Is It Better Like This... Or Like This?
Anyone who's been to the ophthalmologist knows
that question. The doc puts that Delta Force night goggles-looking set
of specs on your nose and starts slipping in different lenses. "Is
it better like this..." pause while another lens is palmed and
deftly slipped in -- never play poker with an ophthalmologist --
"or like this?" And sometimes it's obvious, and sometimes you
wonder if he's just checking to make sure you're still paying attention.
That's how I feel about St. Patrick's Day
and Guinness and all that. I remember back
in the day when St. Patrick's Day was a big deal in New York, and
Boston, and Chicago...and that was about it. We'd all wear green (I
didn't like to, because I don't really like the color, but my mother had
a little shamrock pin she'd make me wear), The Quiet Man would be
on TV (remember when you actually had to wait to see it once a year?),
and people would go to bars and giggle over mugs of green Schlitz.
So... is it better like this?
Things got better as we got
into the late 1980s, and I credit craft brewers, mainly. People were
starting to try different beers, and all of a sudden it wasn't quite so
weird to like Guinness. That's about when the quality of draft Guinness
in the U.S. started to improve, too: it wasn't just an ornament for the
bar-owner anymore, people were actually drinking enough of it to keep it fresh.
The whole Irish bar phenomenon was starting -- and I'm not sure why, to
tell the truth. But you started seeing Guinness and Jameson's at these
things, and the disgusting green beer pretty much disappeared, though
beer people still carp about it today. Traditional music
would play, there'd be corned beef and cabbage and soda bread, and
everything would be real convivial for a while.
Or like this?
Then the number of Guinness drinkers must have reached
some critical mass, and Guinness started paying real attention to the
U.S. market. We got Irished to within inches of disgust with
it, Guinness and Harp became The Official Beers of St. Patrick's Day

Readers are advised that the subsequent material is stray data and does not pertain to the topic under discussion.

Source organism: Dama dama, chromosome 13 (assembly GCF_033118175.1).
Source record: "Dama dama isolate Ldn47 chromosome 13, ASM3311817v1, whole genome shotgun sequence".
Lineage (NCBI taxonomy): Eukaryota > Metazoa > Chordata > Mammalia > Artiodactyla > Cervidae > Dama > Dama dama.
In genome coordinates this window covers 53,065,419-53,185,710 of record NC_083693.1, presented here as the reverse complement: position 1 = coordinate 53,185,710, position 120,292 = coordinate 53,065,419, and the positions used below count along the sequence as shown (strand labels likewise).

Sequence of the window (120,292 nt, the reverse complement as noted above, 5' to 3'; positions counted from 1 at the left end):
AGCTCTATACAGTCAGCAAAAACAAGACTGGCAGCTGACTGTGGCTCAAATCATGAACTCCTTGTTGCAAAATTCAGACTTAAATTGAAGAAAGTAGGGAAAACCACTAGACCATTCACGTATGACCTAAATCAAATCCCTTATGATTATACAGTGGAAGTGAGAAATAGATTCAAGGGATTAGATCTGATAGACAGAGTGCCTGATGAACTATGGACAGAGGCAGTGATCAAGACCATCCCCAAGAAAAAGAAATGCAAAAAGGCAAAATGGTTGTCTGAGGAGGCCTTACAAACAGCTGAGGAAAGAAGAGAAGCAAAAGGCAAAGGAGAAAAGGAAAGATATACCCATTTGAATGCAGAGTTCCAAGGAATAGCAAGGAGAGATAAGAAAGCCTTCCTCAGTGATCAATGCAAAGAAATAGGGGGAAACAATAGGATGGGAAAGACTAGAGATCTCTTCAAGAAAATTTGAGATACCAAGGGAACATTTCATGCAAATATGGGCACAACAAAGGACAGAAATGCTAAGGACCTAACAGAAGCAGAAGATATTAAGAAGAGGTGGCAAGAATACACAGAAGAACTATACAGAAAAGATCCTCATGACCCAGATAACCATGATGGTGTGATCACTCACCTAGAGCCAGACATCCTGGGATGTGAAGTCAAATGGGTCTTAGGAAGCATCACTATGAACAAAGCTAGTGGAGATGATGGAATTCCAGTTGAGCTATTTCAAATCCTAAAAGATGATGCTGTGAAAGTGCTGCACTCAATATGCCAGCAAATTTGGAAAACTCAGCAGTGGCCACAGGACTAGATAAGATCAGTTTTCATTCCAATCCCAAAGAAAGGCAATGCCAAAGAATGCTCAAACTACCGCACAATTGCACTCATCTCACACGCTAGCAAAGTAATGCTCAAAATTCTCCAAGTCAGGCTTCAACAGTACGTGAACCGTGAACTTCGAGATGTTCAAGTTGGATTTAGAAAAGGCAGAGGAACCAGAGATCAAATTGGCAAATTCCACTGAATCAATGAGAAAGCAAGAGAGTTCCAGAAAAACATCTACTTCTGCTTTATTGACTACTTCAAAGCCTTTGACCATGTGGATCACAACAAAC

(is the Pope getting a kickback?) and Guinness floated on top of Bass
became The Official Black & Tan. (As if.) Things
got watered down to the point where everyone could participate, even the
people who couldn't handle Guinness. Irish cream liqueurs made it easy
for everyone to "drink Irish" while essentially eating candy, french
fries were declared Irish food, and U2 became "traditional
music." St. Patrick's Day had become the
New Year's Eve of the 21st Century, Amateur Hour for binge
drinkers and people who didn't get enough of puking on their shoes on
Come on, Lew,
the doc's asking! Believe it or not,
I'm hard-pressed, and I think it might actually be better now. First off, time by God marches on. It's really hard to
put the genie -- or imp -- back in the bottle, or the Guinness back in
the keg, for that matter. It's better now because, well, because I
can't have it the other way anymore, and I want now to be good!
But more to the point, it's the other
364 days a year that I'm talking about. Look, on St. Pat's Day I might
-- might -- head out early and grab a pint, maybe a measure of
Powers or Redbreast, if I'm lucky, and then head home before it gets
sloppy. But the day after, the month after, all that good Irish whiskey
and fresh Irish stout is still there, and it's in so many places! I can cruise
around Philly and easily find Powers, Black Bush, Midleton Very Rare,
and jars of Guinness, Beamish, or Murphy's to go with them. Even better,
I don't always have to put up with what fed-up Irish-Americans call
"paddywhackery," the fakey, out-of-a-box "Irishness"
that insists on the same damned songs and the same damned menu and the
same damned Guinness advertisements on the wall or it just ain't
When I want Irish now, I can get it, and it's
pretty damned good. So which is better?
one, doc. I can always go find a bar that gets it, and
chances are they'll have better beer and whiskey than we used to get.
Who said you have to go drink Guinness on St. Patrick's Day,
anyway? Maybe I'll go out with a thistle in my buttonhole on St.
Andrew's Day and have a couple Scapas with a Skullsplitter chaser,
hold the haggis.
As always, anytime you get more choices, real
choices, it's better. Don't be one of these sheep the marketing
mavens laugh about, paralyzed by having to make a choice. Mix up
your life a little, get out of your rut! Try new things. Don't
let anything be The Official Stuff of Your Life. Stop paying
tribute to an ad campaign and think for yourself.